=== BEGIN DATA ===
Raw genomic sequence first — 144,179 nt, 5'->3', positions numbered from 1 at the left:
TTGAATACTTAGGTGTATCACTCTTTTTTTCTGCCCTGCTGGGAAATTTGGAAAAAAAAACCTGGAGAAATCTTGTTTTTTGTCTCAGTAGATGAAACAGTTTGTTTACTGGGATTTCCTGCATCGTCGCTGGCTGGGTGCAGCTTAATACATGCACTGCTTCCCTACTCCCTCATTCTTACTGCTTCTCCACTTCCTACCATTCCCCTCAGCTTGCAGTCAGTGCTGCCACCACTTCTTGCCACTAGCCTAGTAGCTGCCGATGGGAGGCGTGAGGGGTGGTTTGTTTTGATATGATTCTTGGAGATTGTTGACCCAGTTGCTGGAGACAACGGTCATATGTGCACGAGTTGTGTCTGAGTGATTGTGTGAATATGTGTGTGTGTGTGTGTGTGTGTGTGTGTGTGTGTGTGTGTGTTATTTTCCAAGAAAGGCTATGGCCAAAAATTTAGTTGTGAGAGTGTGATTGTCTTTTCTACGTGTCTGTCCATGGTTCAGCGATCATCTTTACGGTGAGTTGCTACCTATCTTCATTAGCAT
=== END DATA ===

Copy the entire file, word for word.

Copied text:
Raw genomic sequence first — 144,179 nt, 5'->3', positions numbered from 1 at the left:
TTGAATACTTAGGTGTATCACTCTTTTTTTCTGCCCTGCTGGGAAATTTGGAAAAAAAAACCTGGAGAAATCTTGTTTTTTGTCTCAGTAGATGAAACAGTTTGTTTACTGGGATTTCCTGCATCGTCGCTGGCTGGGTGCAGCTTAATACATGCACTGCTTCCCTACTCCCTCATTCTTACTGCTTCTCCACTTCCTACCATTCCCCTCAGCTTGCAGTCAGTGCTGCCACCACTTCTTGCCACTAGCCTAGTAGCTGCCGATGGGAGGCGTGAGGGGTGGTTTGTTTTGATATGATTCTTGGAGATTGTTGACCCAGTTGCTGGAGACAACGGTCATATGTGCACGAGTTGTGTCTGAGTGATTGTGTGAATATGTGTGTGTGTGTGTGTGTGTGTGTGTGTGTGTGTGTGTGTGTTATTTTCCAAGAAAGGCTATGGCCAAAAATTTAGTTGTGAGAGTGTGATTGTCTTTTCTACGTGTCTGTCCATGGTTCAGCGATCATCTTTACGGTGAGTTGCTACCTATCTTCATTAGCAT